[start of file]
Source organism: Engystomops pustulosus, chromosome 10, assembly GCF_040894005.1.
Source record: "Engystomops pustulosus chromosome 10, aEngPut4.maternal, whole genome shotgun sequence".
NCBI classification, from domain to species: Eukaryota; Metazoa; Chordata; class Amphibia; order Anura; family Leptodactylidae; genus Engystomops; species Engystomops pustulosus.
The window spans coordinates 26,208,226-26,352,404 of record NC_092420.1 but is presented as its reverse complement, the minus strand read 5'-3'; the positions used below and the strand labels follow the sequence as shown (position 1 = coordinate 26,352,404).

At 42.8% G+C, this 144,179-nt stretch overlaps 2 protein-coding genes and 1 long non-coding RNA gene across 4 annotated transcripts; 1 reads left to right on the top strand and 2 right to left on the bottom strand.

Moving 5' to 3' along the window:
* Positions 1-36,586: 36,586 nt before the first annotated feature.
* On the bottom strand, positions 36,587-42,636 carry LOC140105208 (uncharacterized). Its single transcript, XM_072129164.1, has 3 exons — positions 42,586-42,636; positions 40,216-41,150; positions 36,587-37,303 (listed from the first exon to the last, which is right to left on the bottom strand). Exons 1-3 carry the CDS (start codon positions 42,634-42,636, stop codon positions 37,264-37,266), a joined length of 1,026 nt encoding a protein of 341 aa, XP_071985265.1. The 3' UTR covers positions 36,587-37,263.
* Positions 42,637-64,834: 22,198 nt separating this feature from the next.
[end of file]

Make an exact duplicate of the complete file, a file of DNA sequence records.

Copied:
Source organism: Engystomops pustulosus, chromosome 10, assembly GCF_040894005.1.
Source record: "Engystomops pustulosus chromosome 10, aEngPut4.maternal, whole genome shotgun sequence".
NCBI classification, from domain to species: Eukaryota; Metazoa; Chordata; class Amphibia; order Anura; family Leptodactylidae; genus Engystomops; species Engystomops pustulosus.
The window spans coordinates 26,208,226-26,352,404 of record NC_092420.1 but is presented as its reverse complement, the minus strand read 5'-3'; the positions used below and the strand labels follow the sequence as shown (position 1 = coordinate 26,352,404).

At 42.8% G+C, this 144,179-nt stretch overlaps 2 protein-coding genes and 1 long non-coding RNA gene across 4 annotated transcripts; 1 reads left to right on the top strand and 2 right to left on the bottom strand.

Moving 5' to 3' along the window:
* Positions 1-36,586: 36,586 nt before the first annotated feature.
* On the bottom strand, positions 36,587-42,636 carry LOC140105208 (uncharacterized). Its single transcript, XM_072129164.1, has 3 exons — positions 42,586-42,636; positions 40,216-41,150; positions 36,587-37,303 (listed from the first exon to the last, which is right to left on the bottom strand). Exons 1-3 carry the CDS (start codon positions 42,634-42,636, stop codon positions 37,264-37,266), a joined length of 1,026 nt encoding a protein of 341 aa, XP_071985265.1. The 3' UTR covers positions 36,587-37,263.
* Positions 42,637-64,834: 22,198 nt separating this feature from the next.